Mar 8, 2018

Global warming is already fueling 'high-tide' floods — and it's only going to get worse

by
Doyle Rice
,
USA TODAY
People stand at the entrance to a pizza shop as water floods a street, in Scituate, Mass., March 2, 2018. Photo: Steven Senne, AP
People stand at the entrance to a pizza shop as water floods a street, in Scituate, Mass., March 2, 2018. Photo: Steven Senne, AP

Snow may get the most headlines from nor'easters, but it's the relentless onslaught of waves and water along the coast that can cause the most destruction. 

And now, thanks partly to global warming, it doesn't even take a storm to inundate the coast with ruinous floodwaters.

So-called "nuisance" or "sunny day" high-tide flooding is becoming more commonplace across the U.S., and a new federal report released this week warns that such flooding will only worsen in the decades to come.

Incredibly, by the end of the century, such flooding could be a weekly or even daily event in some vulnerable locations of the country, such as Miami, Charleston, S.C., and Norfolk, Va. 

"The risk of coastal flooding has been steadily increasing and will continue to in the coming decades," report lead author and oceanographer William Sweet said. At many locations, "today’s storm flood will become tomorrow’s high tide sometime this century," he said.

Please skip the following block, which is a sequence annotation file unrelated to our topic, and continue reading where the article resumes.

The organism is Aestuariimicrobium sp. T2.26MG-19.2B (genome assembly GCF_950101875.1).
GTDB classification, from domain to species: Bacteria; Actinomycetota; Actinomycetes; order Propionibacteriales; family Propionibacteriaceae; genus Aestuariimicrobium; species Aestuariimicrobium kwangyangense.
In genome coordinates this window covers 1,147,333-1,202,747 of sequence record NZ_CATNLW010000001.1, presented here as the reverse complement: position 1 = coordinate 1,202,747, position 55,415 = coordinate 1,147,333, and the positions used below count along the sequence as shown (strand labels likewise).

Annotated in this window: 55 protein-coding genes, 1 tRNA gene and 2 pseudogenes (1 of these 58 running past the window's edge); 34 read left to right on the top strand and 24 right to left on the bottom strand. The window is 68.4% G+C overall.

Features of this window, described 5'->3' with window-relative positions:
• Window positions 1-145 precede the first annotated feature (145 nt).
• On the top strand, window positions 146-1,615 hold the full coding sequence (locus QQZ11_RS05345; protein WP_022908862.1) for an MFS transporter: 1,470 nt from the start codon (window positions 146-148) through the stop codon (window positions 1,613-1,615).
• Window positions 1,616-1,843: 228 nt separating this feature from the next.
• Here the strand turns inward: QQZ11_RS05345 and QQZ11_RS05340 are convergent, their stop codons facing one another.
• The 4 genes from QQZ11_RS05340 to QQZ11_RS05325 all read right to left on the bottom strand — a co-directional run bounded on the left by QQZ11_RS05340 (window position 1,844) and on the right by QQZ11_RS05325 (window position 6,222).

The report prepared by the National Oceanic and Atmospheric Administration found that rising seas are the cause: "Due to rising relative sea level, more and more cities are becoming increasingly exposed and evermore vulnerable to high-tide flooding, which is rapidly increasing in frequency, depth and extent along many U.S. coastlines," the report said.

...

Sea-level rise is accelerating around the world, thanks to ongoing melting of ice sheets in Antarctica and Greenland, a recent study suggested. At the current rate of melting, the world's seas will be at least 2 feet higher by the end of the century compared to today.

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Sea level has risen nearly 8 inches worldwide since 1880 but, unlike water in a bathtub, it hasn't risen evenly. In the past 100 years, it has climbed about a foot or more in some U.S. cities because of ocean currents and land naturally settling — 11 inches in New York and Boston, 12 in Charleston, 16 in Atlantic City, 18 in Norfolk and 25 in Galveston, Texas, according to NOAA.

As the Earth's temperature warms, so do the seas. Heat-trapping greenhouse gases such as carbon dioxide and methane cause more land ice (glaciers and ice sheets) to melt and water to expand. Warmer water simply takes up more room than cooler water.